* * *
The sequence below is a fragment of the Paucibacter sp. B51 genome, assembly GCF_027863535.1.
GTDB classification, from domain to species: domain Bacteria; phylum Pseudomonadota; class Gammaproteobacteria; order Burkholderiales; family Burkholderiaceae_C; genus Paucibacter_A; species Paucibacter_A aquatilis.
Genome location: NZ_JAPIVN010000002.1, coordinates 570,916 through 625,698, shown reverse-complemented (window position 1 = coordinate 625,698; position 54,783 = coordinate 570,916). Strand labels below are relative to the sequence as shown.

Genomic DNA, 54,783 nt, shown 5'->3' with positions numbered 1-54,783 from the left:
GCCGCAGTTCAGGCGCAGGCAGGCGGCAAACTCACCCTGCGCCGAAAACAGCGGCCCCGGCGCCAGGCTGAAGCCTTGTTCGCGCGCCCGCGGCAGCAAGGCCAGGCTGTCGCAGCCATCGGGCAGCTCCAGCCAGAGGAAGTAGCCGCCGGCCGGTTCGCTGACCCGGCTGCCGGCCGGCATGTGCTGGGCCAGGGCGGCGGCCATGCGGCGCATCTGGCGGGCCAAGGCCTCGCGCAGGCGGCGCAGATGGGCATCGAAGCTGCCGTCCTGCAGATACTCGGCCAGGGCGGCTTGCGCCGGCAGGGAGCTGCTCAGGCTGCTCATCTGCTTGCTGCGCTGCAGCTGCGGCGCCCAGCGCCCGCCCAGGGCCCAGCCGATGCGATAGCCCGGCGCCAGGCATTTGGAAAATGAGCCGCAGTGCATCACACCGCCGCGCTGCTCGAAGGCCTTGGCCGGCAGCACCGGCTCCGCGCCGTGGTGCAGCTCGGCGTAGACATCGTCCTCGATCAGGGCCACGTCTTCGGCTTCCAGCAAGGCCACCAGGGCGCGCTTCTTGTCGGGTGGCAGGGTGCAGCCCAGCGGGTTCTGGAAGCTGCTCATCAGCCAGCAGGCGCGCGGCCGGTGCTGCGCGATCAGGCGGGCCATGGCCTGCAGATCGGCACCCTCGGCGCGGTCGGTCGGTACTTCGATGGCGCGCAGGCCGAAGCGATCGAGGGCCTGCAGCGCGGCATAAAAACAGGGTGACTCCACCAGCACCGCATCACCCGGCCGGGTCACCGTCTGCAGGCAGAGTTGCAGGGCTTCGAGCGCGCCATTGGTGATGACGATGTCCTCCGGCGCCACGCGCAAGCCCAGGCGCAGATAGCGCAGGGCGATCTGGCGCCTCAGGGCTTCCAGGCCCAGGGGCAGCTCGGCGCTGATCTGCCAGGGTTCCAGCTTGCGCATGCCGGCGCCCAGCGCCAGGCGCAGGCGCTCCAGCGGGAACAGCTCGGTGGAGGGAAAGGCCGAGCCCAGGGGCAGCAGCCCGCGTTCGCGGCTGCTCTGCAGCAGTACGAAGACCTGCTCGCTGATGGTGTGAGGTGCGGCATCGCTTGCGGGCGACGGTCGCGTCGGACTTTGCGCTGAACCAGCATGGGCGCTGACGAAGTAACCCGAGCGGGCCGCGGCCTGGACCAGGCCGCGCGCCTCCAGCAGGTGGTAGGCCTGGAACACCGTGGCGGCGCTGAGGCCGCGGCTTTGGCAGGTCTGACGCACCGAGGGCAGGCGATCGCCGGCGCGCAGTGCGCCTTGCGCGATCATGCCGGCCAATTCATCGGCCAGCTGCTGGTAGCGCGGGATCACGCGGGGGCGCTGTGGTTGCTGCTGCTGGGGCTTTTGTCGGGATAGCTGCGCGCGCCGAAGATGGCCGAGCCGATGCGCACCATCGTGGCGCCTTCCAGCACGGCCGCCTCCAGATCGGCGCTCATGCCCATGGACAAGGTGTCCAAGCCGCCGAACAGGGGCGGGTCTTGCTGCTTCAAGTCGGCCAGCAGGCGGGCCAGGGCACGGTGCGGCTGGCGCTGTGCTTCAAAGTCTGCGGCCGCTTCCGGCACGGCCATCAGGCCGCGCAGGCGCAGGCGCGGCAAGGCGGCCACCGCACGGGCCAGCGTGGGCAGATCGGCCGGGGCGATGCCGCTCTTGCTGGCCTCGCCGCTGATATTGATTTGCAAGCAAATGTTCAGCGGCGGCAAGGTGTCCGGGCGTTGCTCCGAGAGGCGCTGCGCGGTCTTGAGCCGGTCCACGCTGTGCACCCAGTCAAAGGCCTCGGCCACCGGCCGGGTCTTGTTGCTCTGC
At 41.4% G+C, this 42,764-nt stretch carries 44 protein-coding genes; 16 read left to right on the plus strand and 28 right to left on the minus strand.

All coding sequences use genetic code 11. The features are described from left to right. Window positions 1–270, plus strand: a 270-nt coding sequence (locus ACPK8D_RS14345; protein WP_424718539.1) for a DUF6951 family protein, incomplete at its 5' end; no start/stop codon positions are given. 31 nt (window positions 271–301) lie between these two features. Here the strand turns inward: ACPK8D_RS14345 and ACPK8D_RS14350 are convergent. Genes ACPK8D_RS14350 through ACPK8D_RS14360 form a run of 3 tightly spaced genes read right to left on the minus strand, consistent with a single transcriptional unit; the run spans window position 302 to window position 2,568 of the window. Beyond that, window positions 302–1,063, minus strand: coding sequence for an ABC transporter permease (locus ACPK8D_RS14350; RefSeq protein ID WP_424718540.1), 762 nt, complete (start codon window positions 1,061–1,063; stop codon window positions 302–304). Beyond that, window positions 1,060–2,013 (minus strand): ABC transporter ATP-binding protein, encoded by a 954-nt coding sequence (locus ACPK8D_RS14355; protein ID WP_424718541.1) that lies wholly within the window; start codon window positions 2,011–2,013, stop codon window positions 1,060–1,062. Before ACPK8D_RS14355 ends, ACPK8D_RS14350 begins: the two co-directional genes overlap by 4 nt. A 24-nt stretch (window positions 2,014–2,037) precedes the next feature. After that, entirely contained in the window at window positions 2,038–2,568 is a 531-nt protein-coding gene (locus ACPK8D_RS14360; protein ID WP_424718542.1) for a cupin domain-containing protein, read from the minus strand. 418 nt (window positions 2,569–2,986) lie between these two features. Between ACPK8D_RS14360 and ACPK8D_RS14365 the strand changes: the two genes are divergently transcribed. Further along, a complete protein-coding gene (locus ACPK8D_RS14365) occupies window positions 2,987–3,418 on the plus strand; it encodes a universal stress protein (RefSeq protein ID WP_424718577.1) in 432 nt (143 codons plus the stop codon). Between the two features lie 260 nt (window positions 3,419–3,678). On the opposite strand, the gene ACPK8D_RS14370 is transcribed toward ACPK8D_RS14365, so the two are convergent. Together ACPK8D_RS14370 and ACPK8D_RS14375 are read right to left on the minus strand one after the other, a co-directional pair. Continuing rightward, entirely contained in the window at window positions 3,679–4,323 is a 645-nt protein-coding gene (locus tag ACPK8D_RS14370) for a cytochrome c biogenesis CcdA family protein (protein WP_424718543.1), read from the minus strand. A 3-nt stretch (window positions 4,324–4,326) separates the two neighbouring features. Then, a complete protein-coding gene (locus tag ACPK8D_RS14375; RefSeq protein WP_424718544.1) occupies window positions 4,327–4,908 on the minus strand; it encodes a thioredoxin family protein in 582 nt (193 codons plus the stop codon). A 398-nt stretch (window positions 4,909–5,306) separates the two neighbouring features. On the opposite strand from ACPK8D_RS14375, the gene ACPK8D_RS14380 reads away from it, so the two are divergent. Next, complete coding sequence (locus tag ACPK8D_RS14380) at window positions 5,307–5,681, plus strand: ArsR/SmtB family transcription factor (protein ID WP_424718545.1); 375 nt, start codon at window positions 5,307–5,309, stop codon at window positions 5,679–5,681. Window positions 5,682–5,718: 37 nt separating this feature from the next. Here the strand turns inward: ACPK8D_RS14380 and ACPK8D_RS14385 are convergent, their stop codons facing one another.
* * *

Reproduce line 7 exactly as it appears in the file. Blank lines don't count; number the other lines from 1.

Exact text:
All coding sequences use genetic code 11. The features are described from left to right. Window positions 1–270, plus strand: a 270-nt coding sequence (locus ACPK8D_RS14345; protein WP_424718539.1) for a DUF6951 family protein, incomplete at its 5' end; no start/stop codon positions are given. 31 nt (window positions 271–301) lie between these two features. Here the strand turns inward: ACPK8D_RS14345 and ACPK8D_RS14350 are convergent. Genes ACPK8D_RS14350 through ACPK8D_RS14360 form a run of 3 tightly spaced genes read right to left on the minus strand, consistent with a single transcriptional unit; the run spans window position 302 to window position 2,568 of the window. Beyond that, window positions 302–1,063, minus strand: coding sequence for an ABC transporter permease (locus ACPK8D_RS14350; RefSeq protein ID WP_424718540.1), 762 nt, complete (start codon window positions 1,061–1,063; stop codon window positions 302–304). Beyond that, window positions 1,060–2,013 (minus strand): ABC transporter ATP-binding protein, encoded by a 954-nt coding sequence (locus ACPK8D_RS14355; protein ID WP_424718541.1) that lies wholly within the window; start codon window positions 2,011–2,013, stop codon window positions 1,060–1,062. Before ACPK8D_RS14355 ends, ACPK8D_RS14350 begins: the two co-directional genes overlap by 4 nt. A 24-nt stretch (window positions 2,014–2,037) precedes the next feature. After that, entirely contained in the window at window positions 2,038–2,568 is a 531-nt protein-coding gene (locus ACPK8D_RS14360; protein ID WP_424718542.1) for a cupin domain-containing protein, read from the minus strand. 418 nt (window positions 2,569–2,986) lie between these two features. Between ACPK8D_RS14360 and ACPK8D_RS14365 the strand changes: the two genes are divergently transcribed. Further along, a complete protein-coding gene (locus ACPK8D_RS14365) occupies window positions 2,987–3,418 on the plus strand; it encodes a universal stress protein (RefSeq protein ID WP_424718577.1) in 432 nt (143 codons plus the stop codon). Between the two features lie 260 nt (window positions 3,419–3,678). On the opposite strand, the gene ACPK8D_RS14370 is transcribed toward ACPK8D_RS14365, so the two are convergent. Together ACPK8D_RS14370 and ACPK8D_RS14375 are read right to left on the minus strand one after the other, a co-directional pair. Continuing rightward, entirely contained in the window at window positions 3,679–4,323 is a 645-nt protein-coding gene (locus tag ACPK8D_RS14370) for a cytochrome c biogenesis CcdA family protein (protein WP_424718543.1), read from the minus strand. A 3-nt stretch (window positions 4,324–4,326) separates the two neighbouring features. Then, a complete protein-coding gene (locus tag ACPK8D_RS14375; RefSeq protein WP_424718544.1) occupies window positions 4,327–4,908 on the minus strand; it encodes a thioredoxin family protein in 582 nt (193 codons plus the stop codon). A 398-nt stretch (window positions 4,909–5,306) separates the two neighbouring features. On the opposite strand from ACPK8D_RS14375, the gene ACPK8D_RS14380 reads away from it, so the two are divergent. Next, complete coding sequence (locus tag ACPK8D_RS14380) at window positions 5,307–5,681, plus strand: ArsR/SmtB family transcription factor (protein ID WP_424718545.1); 375 nt, start codon at window positions 5,307–5,309, stop codon at window positions 5,679–5,681. Window positions 5,682–5,718: 37 nt separating this feature from the next. Here the strand turns inward: ACPK8D_RS14380 and ACPK8D_RS14385 are convergent, their stop codons facing one another.